As we prepare to celebrate the 8th Grade Moving Up Ceremony this afternoon, we bid farewell to Upper School students who finished their exams this week and to our Lower School students on Wednesday.
We celebrated the Class of 2017 at a wonderful graduation last weekend, with picture perfect weather, glorious student music, poignant messages from our faculty speaker Mr. Robinson, as well as witty and well-delivered remarks by our two student speakers. The graduation tent just came down; as it stood empty after graduation, I stared each day out of our bedroom window to see it standing there, having held under it so much energy, talent, love and hope as we sent off the Class of 2017. I share an excerpt from my "charge" to the Class of 2017:
"Seniors, you are a class that all of us truly love. You are a class that has been willing to embrace the new tradition of senior speeches, and I can't imagine a better class to set the bar as high as you have. You stood tall, you were real, and your teachers and I were impressed with your poise and all the ways you chose to share your stories, your passions, your ideas, and opinions with the rest of the student body. The world needs your voices and we want to hear them; remember to tell the truth and to share your voices respectfully.
Your senior year will also be remembered as one in which the nation engaged in an election that challenged even the most thoughtful of adults' ability to listen and discuss different opinions and political ideas without tension or apprehension. You were respectful, articulate, and passionate at what hopefully we will have more of, an Upper School Town Hall at which you talked openly, in a respectful and mature way, about your own ideas, reactions, opinions and questions on real issues facing our country and the world. I am convinced that your class will be positively affected by the juxtaposition of our word for the year, Kindness, and the all too often continued evidence of bigotry, hatred, and violence around our country, the world, and even sometimes in our own communities. I hope you will remember that Tower Hill, while maybe considered counter-cultural, asked you to explore the deeper meaning of this seemingly simple word — Kindness — through your daily lives this year. I hope that somewhere deep within your individual and collective fiber as a class, you will understand that Kindness is often the best answer to complicated issues.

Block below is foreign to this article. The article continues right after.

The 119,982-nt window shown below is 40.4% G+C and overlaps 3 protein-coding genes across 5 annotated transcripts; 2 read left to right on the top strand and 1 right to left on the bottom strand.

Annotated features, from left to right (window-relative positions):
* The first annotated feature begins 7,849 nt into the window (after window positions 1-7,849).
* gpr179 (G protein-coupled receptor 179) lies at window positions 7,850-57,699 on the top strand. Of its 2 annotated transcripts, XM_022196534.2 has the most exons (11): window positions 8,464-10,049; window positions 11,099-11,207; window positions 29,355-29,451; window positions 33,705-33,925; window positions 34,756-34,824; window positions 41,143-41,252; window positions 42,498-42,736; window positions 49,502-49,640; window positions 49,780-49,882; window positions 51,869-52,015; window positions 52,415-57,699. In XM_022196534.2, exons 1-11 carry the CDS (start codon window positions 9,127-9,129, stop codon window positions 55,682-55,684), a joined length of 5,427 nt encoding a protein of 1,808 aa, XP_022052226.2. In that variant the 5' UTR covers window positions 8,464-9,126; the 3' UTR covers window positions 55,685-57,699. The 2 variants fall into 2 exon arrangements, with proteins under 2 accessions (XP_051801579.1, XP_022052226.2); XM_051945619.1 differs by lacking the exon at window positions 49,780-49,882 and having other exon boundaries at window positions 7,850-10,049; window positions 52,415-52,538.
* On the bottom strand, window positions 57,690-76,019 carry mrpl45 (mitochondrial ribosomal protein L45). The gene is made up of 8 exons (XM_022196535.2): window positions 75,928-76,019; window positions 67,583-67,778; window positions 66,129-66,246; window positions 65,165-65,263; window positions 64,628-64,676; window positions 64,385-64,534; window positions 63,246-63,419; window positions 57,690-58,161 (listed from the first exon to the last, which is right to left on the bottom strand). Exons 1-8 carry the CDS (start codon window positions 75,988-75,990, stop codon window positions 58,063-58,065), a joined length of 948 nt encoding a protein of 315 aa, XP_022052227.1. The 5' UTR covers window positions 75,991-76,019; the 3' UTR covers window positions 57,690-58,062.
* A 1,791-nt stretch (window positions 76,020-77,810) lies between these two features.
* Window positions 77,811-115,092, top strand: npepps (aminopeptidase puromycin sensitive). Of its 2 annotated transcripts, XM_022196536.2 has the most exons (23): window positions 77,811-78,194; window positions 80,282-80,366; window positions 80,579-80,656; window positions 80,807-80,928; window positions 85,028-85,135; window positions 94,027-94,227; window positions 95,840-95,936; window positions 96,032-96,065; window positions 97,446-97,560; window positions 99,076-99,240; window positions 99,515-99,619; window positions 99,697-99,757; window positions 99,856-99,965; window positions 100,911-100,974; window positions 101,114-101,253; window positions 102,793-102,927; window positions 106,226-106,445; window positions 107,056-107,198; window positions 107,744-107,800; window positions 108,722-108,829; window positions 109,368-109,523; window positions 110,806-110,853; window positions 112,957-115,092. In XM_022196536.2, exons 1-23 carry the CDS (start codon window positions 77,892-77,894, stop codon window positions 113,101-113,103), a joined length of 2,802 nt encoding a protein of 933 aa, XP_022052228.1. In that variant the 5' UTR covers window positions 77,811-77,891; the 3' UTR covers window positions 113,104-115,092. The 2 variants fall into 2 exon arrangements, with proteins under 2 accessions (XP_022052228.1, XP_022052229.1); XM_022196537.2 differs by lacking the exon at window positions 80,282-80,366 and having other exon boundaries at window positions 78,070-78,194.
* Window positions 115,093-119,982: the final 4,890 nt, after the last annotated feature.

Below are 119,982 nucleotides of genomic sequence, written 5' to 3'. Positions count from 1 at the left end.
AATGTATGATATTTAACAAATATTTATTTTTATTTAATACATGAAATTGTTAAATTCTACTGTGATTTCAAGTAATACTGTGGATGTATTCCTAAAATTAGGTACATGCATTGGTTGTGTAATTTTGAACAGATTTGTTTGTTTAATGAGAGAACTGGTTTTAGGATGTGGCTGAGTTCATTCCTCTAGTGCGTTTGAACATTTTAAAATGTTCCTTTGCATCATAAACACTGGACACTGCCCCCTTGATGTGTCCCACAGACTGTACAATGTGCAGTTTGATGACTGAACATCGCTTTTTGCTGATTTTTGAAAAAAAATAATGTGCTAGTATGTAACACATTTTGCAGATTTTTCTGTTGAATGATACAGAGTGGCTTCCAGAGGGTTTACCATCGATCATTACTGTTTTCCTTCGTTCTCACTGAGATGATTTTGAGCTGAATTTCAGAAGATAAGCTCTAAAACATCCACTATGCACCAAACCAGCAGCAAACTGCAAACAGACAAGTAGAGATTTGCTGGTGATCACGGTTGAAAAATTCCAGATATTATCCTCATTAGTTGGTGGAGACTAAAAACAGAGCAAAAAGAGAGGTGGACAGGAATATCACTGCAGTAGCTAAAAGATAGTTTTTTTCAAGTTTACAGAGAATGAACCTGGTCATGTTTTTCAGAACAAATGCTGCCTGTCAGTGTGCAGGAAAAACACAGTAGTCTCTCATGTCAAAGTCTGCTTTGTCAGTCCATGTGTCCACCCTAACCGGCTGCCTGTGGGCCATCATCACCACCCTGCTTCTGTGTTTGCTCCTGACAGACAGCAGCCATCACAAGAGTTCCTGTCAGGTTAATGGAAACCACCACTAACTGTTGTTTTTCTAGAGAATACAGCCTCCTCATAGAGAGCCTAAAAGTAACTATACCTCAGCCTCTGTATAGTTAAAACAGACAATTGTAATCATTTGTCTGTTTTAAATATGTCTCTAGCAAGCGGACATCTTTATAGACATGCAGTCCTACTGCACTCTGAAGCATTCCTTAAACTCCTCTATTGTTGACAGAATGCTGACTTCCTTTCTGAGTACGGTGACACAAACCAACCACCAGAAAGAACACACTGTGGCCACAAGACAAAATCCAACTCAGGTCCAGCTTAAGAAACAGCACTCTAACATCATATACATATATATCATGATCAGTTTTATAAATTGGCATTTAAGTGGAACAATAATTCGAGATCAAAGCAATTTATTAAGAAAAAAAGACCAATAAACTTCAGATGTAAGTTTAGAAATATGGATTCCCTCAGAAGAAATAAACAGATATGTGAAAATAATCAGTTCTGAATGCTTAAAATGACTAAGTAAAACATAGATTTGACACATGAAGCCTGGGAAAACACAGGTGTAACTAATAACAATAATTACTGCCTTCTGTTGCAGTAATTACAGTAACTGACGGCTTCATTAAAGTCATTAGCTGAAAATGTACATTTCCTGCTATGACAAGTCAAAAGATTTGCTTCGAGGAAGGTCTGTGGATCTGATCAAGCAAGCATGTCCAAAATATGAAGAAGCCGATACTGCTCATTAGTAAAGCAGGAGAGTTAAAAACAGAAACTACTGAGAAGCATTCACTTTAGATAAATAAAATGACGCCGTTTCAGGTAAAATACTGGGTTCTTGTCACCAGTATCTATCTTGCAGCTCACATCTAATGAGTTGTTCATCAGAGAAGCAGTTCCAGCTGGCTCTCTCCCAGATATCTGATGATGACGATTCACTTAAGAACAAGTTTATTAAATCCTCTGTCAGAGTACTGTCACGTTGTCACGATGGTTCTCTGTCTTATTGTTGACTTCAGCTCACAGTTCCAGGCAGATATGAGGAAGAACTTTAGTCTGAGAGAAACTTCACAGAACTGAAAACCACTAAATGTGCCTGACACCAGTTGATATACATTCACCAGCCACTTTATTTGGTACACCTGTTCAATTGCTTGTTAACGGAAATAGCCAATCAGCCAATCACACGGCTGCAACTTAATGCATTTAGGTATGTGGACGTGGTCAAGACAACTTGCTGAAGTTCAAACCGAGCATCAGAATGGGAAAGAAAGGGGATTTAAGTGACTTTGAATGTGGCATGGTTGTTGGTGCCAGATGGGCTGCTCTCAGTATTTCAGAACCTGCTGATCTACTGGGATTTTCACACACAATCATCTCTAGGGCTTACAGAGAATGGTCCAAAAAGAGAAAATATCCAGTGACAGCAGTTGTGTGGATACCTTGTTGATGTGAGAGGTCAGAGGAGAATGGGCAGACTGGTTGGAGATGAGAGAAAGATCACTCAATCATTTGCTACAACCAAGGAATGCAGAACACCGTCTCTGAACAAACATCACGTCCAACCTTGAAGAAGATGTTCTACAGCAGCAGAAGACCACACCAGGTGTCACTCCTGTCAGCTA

As Mr. Robinson said, "it is time for heroes; it is time not just for the courage of the sword, but for the courage of the heart." As the great educational reform giant of the 1800s Horace Mann said, "Education, beyond all the other devices of human origin, is a great equalizer of the conditions of human beings, the balance-wheel of the social machinery." So do not take your Tower Hill education for granted. And finally, dear seniors, and this is from me: Care more about inclusivity than exclusivity, reject elitism and embrace equality, always take the high road, as your integrity will be the very bedrock of your success.
As the academic year winds to an end at Tower Hill, the faculty and I miss your children already. The end of the school year is often bittersweet for those of us in education. No matter how ready we all may be for a change of pace, or how many times we as teachers have experienced the cadence to the end of the year, it leaves us with a profound sense of appreciation and awe.
Thank you for sharing the gift of your children with us. Have a wonderful summer.